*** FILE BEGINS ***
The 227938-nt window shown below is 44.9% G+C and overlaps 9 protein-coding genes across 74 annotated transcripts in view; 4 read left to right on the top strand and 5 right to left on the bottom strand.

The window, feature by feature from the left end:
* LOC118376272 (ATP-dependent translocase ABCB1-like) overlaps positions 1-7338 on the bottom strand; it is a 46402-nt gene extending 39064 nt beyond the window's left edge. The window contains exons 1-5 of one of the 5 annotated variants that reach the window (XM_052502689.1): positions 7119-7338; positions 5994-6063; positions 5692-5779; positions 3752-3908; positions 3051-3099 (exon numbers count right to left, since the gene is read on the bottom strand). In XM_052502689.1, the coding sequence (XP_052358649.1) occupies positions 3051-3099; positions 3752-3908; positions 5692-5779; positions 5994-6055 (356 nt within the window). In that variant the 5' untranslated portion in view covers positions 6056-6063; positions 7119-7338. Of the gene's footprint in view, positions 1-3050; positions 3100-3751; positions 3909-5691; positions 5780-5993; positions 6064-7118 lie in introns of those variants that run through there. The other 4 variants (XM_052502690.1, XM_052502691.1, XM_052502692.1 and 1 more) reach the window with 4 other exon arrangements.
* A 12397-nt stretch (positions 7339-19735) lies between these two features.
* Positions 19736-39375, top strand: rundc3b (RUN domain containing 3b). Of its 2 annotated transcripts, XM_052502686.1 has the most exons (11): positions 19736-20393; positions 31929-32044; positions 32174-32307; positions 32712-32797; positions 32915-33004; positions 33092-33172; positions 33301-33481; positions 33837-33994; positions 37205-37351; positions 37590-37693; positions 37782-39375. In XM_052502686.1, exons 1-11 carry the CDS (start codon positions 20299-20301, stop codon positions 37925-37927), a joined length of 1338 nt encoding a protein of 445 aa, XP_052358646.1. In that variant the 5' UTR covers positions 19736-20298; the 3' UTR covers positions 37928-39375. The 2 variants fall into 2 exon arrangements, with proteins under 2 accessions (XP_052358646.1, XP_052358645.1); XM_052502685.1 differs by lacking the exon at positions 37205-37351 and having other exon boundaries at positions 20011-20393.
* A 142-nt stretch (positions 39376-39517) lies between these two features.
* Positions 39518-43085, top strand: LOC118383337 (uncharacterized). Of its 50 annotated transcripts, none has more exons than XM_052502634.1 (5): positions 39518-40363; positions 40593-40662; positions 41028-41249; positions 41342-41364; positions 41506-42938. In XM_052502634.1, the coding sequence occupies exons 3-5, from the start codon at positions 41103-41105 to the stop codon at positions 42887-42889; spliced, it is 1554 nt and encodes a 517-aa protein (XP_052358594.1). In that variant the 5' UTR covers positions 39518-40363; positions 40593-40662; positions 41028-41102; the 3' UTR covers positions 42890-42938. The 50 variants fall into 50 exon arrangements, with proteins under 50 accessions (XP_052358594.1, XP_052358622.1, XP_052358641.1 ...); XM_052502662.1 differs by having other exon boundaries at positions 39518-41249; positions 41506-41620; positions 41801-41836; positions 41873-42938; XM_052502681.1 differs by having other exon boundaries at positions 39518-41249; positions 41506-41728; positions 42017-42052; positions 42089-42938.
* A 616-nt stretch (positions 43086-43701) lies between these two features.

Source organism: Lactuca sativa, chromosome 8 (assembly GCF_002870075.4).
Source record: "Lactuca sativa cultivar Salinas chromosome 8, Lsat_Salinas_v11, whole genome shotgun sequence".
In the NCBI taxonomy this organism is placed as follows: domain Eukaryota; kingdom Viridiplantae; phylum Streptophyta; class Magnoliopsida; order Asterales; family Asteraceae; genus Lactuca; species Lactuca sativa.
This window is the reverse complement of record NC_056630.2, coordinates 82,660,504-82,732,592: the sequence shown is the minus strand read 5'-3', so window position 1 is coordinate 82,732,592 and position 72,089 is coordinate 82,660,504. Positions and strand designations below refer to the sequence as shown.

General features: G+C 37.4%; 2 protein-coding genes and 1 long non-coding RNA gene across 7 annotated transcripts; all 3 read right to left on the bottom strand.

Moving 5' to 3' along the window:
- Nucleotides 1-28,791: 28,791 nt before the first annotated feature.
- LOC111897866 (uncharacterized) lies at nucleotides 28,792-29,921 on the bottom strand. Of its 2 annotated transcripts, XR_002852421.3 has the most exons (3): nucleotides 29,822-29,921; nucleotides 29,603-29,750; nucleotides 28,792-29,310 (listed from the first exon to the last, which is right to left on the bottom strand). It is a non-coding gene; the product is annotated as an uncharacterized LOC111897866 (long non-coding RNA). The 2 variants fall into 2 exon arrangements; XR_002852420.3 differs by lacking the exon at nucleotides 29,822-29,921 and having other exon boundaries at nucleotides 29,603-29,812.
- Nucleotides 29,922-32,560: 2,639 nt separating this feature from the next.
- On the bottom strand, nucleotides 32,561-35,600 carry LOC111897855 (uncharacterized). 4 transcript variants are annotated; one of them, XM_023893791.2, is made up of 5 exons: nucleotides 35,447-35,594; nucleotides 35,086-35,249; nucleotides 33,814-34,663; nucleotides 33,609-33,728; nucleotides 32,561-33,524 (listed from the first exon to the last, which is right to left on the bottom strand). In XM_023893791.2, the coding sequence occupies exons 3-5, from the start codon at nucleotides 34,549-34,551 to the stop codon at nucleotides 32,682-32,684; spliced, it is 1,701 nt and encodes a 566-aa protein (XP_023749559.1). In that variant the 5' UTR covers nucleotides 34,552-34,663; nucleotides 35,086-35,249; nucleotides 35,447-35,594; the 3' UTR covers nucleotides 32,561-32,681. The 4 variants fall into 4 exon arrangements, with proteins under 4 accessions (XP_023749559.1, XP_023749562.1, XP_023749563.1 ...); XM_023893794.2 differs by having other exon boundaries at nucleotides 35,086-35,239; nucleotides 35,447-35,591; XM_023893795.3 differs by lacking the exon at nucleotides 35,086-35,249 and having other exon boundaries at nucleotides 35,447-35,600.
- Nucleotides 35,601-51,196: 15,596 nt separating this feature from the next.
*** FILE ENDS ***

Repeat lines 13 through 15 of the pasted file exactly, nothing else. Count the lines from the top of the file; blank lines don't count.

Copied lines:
General features: G+C 37.4%; 2 protein-coding genes and 1 long non-coding RNA gene across 7 annotated transcripts; all 3 read right to left on the bottom strand.

Moving 5' to 3' along the window:
- Nucleotides 1-28,791: 28,791 nt before the first annotated feature.